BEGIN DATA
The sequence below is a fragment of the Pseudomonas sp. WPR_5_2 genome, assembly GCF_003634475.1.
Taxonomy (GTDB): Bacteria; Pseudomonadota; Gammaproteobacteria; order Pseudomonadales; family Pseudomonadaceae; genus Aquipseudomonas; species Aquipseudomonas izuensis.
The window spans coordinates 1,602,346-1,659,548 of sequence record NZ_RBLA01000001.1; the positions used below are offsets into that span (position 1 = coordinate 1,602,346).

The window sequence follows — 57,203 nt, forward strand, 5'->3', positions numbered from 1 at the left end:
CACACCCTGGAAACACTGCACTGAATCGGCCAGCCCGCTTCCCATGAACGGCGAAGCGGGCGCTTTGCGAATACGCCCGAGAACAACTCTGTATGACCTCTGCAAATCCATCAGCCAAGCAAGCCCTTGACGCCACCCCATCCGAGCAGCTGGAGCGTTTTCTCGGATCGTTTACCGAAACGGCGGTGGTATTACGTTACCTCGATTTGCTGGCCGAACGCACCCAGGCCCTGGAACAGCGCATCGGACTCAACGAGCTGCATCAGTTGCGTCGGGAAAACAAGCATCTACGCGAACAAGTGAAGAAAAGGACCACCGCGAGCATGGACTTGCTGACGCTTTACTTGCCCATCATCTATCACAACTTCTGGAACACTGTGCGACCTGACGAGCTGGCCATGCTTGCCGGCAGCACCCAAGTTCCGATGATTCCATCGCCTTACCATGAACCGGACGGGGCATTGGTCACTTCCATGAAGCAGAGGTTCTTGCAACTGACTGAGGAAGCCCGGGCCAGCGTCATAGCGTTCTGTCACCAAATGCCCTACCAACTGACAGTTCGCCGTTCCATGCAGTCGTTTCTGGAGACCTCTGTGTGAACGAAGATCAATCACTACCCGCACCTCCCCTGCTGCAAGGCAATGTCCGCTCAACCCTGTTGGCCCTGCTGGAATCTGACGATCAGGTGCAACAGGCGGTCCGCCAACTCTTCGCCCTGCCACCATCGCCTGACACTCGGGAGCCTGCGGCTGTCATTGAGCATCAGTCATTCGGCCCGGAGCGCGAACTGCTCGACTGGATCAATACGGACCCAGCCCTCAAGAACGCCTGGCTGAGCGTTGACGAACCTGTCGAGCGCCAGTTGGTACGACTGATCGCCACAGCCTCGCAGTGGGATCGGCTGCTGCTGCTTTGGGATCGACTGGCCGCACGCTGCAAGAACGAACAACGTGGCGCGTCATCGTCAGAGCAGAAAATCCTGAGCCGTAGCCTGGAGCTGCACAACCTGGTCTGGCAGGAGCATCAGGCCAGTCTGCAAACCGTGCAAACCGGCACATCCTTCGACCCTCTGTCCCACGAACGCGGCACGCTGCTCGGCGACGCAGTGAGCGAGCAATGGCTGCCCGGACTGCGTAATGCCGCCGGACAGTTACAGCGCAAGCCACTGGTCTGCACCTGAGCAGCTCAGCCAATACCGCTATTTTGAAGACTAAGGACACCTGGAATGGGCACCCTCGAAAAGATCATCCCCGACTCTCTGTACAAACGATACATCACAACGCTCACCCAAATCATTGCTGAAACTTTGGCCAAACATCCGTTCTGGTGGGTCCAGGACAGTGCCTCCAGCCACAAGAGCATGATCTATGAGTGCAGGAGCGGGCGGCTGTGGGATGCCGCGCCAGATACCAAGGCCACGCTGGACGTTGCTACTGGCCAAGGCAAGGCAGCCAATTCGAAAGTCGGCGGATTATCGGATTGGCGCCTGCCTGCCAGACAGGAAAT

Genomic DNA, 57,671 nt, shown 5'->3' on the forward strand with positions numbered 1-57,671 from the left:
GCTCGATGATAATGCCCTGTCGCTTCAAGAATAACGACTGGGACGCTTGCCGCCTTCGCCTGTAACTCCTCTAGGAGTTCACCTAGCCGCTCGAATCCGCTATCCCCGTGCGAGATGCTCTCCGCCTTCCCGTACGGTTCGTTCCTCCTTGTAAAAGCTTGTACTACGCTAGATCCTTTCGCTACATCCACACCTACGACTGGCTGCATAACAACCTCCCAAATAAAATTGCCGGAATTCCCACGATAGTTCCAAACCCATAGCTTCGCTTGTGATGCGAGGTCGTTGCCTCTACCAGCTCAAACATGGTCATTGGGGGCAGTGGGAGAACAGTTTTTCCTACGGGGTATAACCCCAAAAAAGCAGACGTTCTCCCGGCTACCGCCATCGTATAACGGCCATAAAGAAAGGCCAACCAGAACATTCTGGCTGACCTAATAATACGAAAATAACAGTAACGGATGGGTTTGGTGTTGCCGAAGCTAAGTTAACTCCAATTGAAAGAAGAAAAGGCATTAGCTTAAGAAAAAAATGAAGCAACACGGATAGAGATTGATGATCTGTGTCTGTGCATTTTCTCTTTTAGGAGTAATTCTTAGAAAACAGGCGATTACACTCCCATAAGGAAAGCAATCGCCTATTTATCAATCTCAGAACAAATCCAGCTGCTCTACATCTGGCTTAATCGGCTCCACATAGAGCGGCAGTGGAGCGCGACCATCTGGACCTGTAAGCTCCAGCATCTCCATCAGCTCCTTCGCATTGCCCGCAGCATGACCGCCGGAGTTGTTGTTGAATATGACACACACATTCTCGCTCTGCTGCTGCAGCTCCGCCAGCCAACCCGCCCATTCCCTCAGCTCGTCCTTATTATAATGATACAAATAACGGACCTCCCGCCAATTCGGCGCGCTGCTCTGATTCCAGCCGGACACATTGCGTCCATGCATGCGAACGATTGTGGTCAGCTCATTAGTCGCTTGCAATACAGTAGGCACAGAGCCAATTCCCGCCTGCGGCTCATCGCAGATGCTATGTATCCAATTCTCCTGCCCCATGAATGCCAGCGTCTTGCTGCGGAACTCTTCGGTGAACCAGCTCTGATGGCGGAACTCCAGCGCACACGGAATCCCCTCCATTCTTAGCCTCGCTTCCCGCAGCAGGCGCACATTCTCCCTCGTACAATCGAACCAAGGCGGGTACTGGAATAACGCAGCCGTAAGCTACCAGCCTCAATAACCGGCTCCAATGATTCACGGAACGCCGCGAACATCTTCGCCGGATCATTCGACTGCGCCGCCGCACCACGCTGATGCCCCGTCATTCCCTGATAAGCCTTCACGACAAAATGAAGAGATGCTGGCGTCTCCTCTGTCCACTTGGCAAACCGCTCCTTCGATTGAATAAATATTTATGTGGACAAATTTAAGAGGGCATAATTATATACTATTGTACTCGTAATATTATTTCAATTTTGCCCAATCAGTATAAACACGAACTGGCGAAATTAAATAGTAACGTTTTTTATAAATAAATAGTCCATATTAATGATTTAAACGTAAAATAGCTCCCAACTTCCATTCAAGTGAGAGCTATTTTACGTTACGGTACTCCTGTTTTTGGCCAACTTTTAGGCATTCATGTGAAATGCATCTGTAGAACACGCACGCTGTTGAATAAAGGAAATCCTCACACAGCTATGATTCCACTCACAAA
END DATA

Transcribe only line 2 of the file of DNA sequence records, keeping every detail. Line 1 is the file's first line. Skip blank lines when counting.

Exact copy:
Taxonomy (GTDB): Bacteria; Pseudomonadota; Gammaproteobacteria; order Pseudomonadales; family Pseudomonadaceae; genus Aquipseudomonas; species Aquipseudomonas izuensis.